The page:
What's wrong with the album is that it is programmed to showcase its three least successful tracks. These are "In My Time of Dying" (eleven minutes in length, closing side one), "Kashmir" (almost ten minutes long, ending side two), and "In the Light" (8'46'', the opening of side three). The first is an electric Delta blues in which the band attempts to transform -- through endless repetition -- a relatively standard progression into something tangibly, er, ghostly. Its Robert Johnson metaphysics notwithstanding, the track seems to me to be double irritating; it's interminable and it lacks Page's usual subtlety. "Kashmir" is a more ambitious failure. On this track, Page attempts the use the tone colors of Middle Eastern music to turn a medium-paced rocker into a dramatic, image-evoking piece. While its unorthodox textures produce a dusky and exotic effect, it never really gets beyond the point of sounding like the soundtrack to some Charlton Heston bigger-than-life epic about the Third Crusade.
"In the Light" provides a classic example of how a particularly dumb or ugly track can set up, by sheer contrast, the particular pretty or tasteful track that immediately follows it. The first two-thirds of "In the Light" has the distinction of being both ugly and dumb. It begins with a collage of bleats and drones which combine to create a sort of sci-fi bagpipe, develops into the most unlistenable sort of heavy-metal-dirge, only to open abruptly into a lovely guitar/electric-piano section. Then, after the progression is repeated and the track concludes, along comes "Bron-Yr-Aur," a pastoral acoustic-guitar solo that introduces itself like a peppermint Cert into a tired mouth.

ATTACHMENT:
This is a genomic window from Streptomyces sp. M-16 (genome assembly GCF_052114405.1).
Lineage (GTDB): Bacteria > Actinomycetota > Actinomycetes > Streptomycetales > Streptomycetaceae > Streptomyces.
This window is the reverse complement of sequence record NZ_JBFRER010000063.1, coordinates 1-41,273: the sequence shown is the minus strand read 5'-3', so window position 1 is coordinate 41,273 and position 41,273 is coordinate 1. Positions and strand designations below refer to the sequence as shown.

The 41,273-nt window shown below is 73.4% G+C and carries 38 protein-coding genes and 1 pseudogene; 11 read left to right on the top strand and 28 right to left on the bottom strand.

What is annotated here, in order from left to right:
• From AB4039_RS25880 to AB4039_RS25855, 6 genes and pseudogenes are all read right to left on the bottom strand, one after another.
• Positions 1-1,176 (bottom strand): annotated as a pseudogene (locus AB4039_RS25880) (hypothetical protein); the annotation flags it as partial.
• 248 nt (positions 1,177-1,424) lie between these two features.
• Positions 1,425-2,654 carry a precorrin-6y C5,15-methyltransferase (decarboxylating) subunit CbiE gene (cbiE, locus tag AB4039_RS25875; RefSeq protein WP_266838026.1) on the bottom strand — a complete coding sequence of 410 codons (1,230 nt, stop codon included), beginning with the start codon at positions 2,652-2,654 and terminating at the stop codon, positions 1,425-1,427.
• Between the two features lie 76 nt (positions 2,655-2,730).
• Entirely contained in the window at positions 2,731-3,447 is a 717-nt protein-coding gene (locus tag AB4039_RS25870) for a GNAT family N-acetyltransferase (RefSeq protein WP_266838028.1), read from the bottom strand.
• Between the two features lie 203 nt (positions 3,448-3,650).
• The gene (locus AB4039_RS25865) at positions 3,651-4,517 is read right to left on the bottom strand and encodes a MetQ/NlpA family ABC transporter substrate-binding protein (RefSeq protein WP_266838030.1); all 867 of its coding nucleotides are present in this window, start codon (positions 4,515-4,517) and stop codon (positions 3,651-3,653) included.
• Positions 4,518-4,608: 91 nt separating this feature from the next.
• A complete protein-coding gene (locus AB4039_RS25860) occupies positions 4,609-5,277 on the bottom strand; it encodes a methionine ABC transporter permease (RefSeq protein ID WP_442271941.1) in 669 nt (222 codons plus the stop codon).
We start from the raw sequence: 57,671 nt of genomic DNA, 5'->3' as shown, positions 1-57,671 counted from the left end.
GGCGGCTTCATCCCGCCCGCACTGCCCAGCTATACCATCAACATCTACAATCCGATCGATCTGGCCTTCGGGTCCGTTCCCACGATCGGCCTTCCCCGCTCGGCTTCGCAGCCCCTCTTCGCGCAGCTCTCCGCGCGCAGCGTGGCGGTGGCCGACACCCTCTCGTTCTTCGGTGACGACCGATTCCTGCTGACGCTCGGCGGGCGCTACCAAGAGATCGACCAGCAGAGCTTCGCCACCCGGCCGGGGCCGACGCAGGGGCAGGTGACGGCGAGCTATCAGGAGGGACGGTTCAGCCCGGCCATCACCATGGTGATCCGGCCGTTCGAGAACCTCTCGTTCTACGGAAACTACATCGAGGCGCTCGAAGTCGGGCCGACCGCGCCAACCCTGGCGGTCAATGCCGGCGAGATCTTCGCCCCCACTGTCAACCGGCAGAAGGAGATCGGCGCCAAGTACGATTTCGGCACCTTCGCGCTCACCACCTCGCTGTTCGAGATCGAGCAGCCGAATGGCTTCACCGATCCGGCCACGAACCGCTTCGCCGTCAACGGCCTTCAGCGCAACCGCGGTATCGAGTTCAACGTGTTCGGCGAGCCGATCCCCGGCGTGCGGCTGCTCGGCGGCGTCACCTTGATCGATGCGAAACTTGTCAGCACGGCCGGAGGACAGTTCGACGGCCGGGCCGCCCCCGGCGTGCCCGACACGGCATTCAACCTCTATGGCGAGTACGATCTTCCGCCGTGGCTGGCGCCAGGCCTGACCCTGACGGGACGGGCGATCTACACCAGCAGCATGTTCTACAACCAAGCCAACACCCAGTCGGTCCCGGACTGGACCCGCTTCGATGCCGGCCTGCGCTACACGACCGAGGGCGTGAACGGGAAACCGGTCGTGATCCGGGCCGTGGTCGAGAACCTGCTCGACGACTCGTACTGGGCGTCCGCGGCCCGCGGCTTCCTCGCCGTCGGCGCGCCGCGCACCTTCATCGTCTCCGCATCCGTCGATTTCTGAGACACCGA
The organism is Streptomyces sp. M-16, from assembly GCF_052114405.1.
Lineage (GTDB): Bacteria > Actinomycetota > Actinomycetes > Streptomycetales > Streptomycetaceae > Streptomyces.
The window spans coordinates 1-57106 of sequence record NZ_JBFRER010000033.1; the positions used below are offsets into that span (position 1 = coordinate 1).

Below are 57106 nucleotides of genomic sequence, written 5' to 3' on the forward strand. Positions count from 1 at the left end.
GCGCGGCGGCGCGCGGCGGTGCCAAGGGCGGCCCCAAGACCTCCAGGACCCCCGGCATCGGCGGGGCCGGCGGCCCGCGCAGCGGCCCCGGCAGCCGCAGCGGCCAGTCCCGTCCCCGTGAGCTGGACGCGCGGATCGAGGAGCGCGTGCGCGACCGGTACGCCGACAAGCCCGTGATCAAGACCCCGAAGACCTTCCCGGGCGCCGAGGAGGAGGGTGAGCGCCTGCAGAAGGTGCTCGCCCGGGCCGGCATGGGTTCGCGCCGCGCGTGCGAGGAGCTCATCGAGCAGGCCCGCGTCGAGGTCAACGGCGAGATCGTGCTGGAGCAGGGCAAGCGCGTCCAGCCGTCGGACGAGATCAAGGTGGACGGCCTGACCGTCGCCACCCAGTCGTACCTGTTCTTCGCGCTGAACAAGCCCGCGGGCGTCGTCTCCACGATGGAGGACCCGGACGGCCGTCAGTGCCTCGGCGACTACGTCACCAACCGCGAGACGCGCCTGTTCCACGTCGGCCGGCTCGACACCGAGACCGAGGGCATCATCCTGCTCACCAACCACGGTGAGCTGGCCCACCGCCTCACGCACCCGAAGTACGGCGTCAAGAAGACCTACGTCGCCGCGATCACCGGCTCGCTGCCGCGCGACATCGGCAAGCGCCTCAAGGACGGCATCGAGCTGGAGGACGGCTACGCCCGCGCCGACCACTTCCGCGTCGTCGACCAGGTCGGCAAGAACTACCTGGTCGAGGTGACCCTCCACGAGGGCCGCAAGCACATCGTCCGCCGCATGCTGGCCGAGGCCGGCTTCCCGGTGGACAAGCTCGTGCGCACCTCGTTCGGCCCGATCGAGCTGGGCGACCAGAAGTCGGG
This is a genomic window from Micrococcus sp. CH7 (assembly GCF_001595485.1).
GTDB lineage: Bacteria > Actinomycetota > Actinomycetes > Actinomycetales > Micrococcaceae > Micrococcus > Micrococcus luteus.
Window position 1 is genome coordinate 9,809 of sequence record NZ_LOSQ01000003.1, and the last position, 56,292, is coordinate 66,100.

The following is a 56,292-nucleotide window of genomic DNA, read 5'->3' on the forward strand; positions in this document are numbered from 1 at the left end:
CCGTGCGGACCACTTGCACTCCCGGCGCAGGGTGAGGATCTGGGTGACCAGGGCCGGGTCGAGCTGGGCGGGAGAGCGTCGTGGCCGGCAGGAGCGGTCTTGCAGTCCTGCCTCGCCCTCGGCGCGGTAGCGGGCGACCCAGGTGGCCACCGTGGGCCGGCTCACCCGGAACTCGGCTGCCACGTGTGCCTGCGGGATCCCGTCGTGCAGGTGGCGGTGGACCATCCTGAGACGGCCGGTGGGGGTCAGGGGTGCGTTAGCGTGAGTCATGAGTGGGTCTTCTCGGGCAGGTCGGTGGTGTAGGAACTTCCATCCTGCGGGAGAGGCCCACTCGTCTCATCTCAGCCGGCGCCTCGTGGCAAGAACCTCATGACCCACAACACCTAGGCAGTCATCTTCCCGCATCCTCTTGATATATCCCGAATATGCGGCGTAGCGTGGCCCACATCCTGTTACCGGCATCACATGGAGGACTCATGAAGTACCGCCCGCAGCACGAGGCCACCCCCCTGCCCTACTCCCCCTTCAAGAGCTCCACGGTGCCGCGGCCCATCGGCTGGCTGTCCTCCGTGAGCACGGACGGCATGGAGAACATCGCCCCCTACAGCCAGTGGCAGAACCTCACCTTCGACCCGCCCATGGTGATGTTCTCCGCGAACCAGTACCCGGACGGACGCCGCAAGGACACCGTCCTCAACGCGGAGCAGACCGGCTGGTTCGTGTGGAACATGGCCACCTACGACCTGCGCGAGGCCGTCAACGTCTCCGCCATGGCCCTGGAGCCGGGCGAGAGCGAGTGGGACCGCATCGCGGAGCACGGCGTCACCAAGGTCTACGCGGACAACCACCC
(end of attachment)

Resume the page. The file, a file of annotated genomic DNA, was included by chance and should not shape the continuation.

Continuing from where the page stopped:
Much more successful (though less obviously ambitious) than the three aforementioned major clinkers are the companion pieces "Down by the Seaside" and "Ten Years Gone." Although hampered somewhat by a plodding tempo in its primary section, "Seaside" makes good use of some unexpected devices, such as a Beatlesque "aahhh" chorus and segmented structure. The lyric is rather Beatlish, too, in its juxtaposition of hazy images and ambiguous lines, and it is inexplicably poignant, especially in the brief "twist again" middle segment. The track foreshadows "Ten Years Gone" in both mood and theme, touching as it does on a half-recalled, half-dreamed scene. But "Ten Years Gone" goes directly into the past and comments overtly on change and passage of time. The song is made convincing by an unusually sensitive Plant vocal and by Page's variously textured layers of electric and acoustic guitars. In a modulated, unflashy way (they seem almost meek at first by Led Zeppelin standards), these two tracks provide the album's most imaginative and dramatic moments.
The rest of the album (there are fifteen tracks in all, containing around eighty-five minutes of music) is made up of Led Zep's stock in trade: rockers, riff sings, and -- for lightening of tension and deepening of mood -- an acoustic number here and there. Particularly appealing are the Faces-style strut, "Night Flight," and "The Rover," which boasts a resounding guitar passage that echoes the classic Page line in "Stairway to Heaven". Most unusual of the bunch is "Trampled Under Foot," which brazenly quotes the Doobie Brothers and Billy Preston. Side four is the album's most playable; its five tracks are all in the four-minute range (for them, a four-minute track is short) and all appealing in one way or another. Side two -- half of which is taken up with "Kashmir" -- is the one easiest to ignore.